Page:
In my paper I intend to compare the established views on the period of Russian military success in Persia between the treaties of Gulistan and Turkmanchay with those expressed in the new publications related to the theme of Griboedov in Persia. Recent authors discuss the facts that influenced his decision to accept the post at the Tehran embassy, and his activities as plenipotentiary minister of Russia until his murder. The publications in question will include new biography of Griboedov, which is the lifetime achievement of the most prominent scholar of Griboedov Professor Sergey Alexandrovich Fomichev of the Pushkin House in St Petersburg (SPb: Vita Nova, 2012), which is the continuation of his Griboedov Encyclopaedia (SPb: Nestor-Istoria, 2007): both publications contain the results of the most recent Russian studies on Griboedov and his milieu. I will also consider newly published sources which became available in Russia in the post-Soviet period, like Russian émigré literature on Griboedov (Minorsky, Khodasevich, Struve, Kizevetter, Svyatopolk-Mirsky et al.) as well as the memoires of A. Berzhe, editor of the Acts of the Caucasian Archeographic Commission (Acts) and originally published in Russkaya Starina (Kavkazskaya starina, Pyatigorsk: Sneg, 2011) together with the materials from the Acts.

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The recollections of Roald Matveev, recorded in a series of personal interviews from 2012 to 2013, provide a unique window on life in the Iranian city of Pahlavi (now Bandar-e Anzali) and the activities of the Soviet mission there during the Second World War. Roald is the son of former Soviet Consul General Fyodor Matveyev, who was stationed in Pahlavi from 1941 to 1945. Before the war, the elder Matveyev worked in Baku as Commissioner of the People's Commissariat of Foreign Affairs, or Foreign Minister, of Azerbaijan. In late 1941, he was reassigned to the city of Pahlavi, where he later became Soviet Consul General. Roald's reminiscences include striking details of life in the embassy compound, his school days, the military and political situation in Iran, and the variety of tasks his father was engaged in while the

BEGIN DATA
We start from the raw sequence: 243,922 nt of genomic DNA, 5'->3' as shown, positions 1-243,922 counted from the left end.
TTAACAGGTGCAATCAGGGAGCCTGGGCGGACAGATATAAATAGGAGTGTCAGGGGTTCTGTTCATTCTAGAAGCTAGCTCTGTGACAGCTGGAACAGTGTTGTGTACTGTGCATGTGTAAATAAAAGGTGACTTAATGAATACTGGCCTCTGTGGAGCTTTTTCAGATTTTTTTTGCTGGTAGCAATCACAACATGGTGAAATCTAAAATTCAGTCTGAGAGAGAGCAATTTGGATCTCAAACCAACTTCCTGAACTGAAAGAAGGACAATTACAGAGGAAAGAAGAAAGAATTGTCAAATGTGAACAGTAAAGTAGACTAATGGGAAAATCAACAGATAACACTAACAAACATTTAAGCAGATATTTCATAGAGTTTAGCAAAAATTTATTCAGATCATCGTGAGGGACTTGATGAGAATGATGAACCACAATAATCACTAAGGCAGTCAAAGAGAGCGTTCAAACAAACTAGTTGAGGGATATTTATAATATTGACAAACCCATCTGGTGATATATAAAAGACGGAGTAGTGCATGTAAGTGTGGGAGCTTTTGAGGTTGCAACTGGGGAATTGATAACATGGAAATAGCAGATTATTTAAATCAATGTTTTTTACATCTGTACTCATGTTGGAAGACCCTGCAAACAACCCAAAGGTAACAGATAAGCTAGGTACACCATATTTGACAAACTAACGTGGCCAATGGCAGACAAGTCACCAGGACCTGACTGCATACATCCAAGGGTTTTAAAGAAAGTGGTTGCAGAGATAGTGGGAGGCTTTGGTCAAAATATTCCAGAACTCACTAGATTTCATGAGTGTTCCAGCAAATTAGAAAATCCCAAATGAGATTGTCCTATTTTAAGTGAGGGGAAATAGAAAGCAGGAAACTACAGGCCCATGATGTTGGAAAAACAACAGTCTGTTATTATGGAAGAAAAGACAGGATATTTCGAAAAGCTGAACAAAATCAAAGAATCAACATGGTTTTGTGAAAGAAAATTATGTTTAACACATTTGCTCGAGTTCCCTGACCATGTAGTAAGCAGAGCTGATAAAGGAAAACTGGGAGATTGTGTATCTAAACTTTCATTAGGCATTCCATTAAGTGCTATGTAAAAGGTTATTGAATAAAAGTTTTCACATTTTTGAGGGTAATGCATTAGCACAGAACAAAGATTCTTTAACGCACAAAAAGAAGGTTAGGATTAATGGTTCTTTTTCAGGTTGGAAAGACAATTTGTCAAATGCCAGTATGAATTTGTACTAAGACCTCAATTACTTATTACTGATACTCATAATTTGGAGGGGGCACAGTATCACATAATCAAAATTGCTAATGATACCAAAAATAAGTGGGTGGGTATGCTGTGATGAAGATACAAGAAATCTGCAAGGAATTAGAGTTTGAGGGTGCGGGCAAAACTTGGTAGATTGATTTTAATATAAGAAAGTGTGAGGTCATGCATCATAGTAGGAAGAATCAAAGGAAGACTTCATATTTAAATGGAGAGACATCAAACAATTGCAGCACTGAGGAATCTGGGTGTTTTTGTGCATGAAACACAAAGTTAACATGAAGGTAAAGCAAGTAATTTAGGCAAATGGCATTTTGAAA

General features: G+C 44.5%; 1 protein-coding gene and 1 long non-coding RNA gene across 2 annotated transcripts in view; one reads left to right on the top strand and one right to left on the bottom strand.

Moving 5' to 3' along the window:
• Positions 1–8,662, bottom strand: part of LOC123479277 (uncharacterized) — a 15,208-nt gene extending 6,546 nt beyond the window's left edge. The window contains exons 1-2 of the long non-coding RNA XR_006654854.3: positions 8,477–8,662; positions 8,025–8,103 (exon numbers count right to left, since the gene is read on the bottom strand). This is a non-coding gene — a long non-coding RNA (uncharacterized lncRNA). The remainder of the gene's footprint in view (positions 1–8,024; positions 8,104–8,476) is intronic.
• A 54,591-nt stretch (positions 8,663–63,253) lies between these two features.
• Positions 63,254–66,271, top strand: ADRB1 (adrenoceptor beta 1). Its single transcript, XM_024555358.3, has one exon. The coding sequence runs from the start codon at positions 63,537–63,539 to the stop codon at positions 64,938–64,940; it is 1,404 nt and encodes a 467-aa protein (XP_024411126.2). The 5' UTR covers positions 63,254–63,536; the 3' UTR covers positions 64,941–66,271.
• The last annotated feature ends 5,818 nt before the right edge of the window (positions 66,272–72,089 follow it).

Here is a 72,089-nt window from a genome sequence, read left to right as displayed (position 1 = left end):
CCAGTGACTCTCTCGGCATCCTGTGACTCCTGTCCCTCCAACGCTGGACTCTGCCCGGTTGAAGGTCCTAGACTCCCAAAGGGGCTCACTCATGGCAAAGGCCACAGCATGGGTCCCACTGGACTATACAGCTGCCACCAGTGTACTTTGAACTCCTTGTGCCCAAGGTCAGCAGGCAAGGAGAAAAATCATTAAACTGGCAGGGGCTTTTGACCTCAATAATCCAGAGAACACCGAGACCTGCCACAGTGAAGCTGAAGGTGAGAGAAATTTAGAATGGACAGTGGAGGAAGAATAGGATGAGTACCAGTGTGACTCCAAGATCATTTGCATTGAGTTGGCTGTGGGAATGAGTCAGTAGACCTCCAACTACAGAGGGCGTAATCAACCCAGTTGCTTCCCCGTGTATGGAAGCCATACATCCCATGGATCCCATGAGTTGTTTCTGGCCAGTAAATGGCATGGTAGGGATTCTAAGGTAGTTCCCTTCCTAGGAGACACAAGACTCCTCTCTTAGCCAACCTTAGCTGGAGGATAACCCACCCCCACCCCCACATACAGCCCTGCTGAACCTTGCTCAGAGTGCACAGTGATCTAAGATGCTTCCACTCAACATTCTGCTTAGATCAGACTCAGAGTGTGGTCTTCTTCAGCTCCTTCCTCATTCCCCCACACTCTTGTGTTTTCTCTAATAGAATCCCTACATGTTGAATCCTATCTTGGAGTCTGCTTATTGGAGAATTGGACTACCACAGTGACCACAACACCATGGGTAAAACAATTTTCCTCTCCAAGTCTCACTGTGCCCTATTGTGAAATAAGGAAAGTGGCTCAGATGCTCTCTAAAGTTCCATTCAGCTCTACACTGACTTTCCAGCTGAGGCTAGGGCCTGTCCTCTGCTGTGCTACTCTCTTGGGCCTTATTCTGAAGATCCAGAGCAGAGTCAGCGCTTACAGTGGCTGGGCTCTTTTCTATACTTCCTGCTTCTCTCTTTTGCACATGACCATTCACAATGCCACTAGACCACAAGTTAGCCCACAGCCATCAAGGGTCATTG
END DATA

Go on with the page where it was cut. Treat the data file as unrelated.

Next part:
Soviet Union was at war.

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This presentation explores Iranian perceptions of the changes taking place beyond the country's northern borders, and it traces the historical background and the development of international relations between Iran and the three Transcaucasian states of the former Soviet South. On the basis of today’s political realities in the South Caucasus, considerable attention is also given to Iranian perceptions of the role of the main foreign actors in the region – the USA, Russia, and Turkey. The presentation also shows that despite its activities in the Caucasus, Iran is not a dominant player in the region.

Iranian politics towards the South Caucasus can be considered as pragmatic and realistic. Iran feared that the establishment of a strong and independent Republic of Azerbaijan could lead to a rise of nationalistic aspirations among its own Azerbaijani minority, and so adopted a policy of de facto cooperation with Armenia in its conflict with Azerbaijan over Nagorno Karabagh. This example illustrates the ‘paradoxical’ non-ideological nature of Iran’s policy toward the region. Similarly, Iran's rapprochement with Russia is driven by the hypothetical enlargement of NATO; the economic importance to Western companies of the Caspian energy resources and the transit routes of the region; and the political and military presence of the US in Georgia and Azerbaijan. Iran doesn't even make any serious attempt to compete with Russia for influence in the newly independent republics in Central Asia and Caucasus.

The presentation also explores the ‘new Iranian diaspora’ in the Caucasus, especially in Georgia, paying special attention to the causes of their emigration from Iran, and to their social, religious and other activities..